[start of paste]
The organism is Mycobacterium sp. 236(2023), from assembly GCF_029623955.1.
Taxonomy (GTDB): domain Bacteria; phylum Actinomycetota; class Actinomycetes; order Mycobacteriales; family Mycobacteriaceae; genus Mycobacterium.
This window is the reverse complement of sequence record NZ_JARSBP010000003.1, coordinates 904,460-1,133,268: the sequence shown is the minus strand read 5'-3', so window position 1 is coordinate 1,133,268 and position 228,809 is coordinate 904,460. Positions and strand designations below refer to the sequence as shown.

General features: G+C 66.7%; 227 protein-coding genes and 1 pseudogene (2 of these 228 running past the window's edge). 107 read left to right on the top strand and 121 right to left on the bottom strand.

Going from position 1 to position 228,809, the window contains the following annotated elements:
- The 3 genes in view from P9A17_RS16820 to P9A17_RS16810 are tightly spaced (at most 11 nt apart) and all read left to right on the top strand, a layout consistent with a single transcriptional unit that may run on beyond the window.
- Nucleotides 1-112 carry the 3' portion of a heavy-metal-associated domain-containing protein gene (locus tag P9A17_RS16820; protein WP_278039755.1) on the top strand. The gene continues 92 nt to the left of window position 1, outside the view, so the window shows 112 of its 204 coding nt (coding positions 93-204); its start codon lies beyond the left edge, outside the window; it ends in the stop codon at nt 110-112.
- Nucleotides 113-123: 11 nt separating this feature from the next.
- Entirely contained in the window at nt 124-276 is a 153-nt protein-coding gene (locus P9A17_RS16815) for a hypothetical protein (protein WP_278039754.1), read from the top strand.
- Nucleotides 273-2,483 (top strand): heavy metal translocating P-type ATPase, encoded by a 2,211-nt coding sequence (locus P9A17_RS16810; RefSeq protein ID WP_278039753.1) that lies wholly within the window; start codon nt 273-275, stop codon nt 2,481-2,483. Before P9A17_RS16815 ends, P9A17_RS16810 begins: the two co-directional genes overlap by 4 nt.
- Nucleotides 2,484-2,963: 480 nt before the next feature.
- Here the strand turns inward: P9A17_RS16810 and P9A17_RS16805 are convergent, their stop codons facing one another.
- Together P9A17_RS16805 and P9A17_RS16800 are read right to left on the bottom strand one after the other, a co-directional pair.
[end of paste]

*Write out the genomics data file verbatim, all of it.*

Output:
The organism is Mycobacterium sp. 236(2023), from assembly GCF_029623955.1.
Taxonomy (GTDB): domain Bacteria; phylum Actinomycetota; class Actinomycetes; order Mycobacteriales; family Mycobacteriaceae; genus Mycobacterium.
This window is the reverse complement of sequence record NZ_JARSBP010000003.1, coordinates 904,460-1,133,268: the sequence shown is the minus strand read 5'-3', so window position 1 is coordinate 1,133,268 and position 228,809 is coordinate 904,460. Positions and strand designations below refer to the sequence as shown.

General features: G+C 66.7%; 227 protein-coding genes and 1 pseudogene (2 of these 228 running past the window's edge). 107 read left to right on the top strand and 121 right to left on the bottom strand.

Going from position 1 to position 228,809, the window contains the following annotated elements:
- The 3 genes in view from P9A17_RS16820 to P9A17_RS16810 are tightly spaced (at most 11 nt apart) and all read left to right on the top strand, a layout consistent with a single transcriptional unit that may run on beyond the window.
- Nucleotides 1-112 carry the 3' portion of a heavy-metal-associated domain-containing protein gene (locus tag P9A17_RS16820; protein WP_278039755.1) on the top strand. The gene continues 92 nt to the left of window position 1, outside the view, so the window shows 112 of its 204 coding nt (coding positions 93-204); its start codon lies beyond the left edge, outside the window; it ends in the stop codon at nt 110-112.
- Nucleotides 113-123: 11 nt separating this feature from the next.
- Entirely contained in the window at nt 124-276 is a 153-nt protein-coding gene (locus P9A17_RS16815) for a hypothetical protein (protein WP_278039754.1), read from the top strand.
- Nucleotides 273-2,483 (top strand): heavy metal translocating P-type ATPase, encoded by a 2,211-nt coding sequence (locus P9A17_RS16810; RefSeq protein ID WP_278039753.1) that lies wholly within the window; start codon nt 273-275, stop codon nt 2,481-2,483. Before P9A17_RS16815 ends, P9A17_RS16810 begins: the two co-directional genes overlap by 4 nt.
- Nucleotides 2,484-2,963: 480 nt before the next feature.
- Here the strand turns inward: P9A17_RS16810 and P9A17_RS16805 are convergent, their stop codons facing one another.
- Together P9A17_RS16805 and P9A17_RS16800 are read right to left on the bottom strand one after the other, a co-directional pair.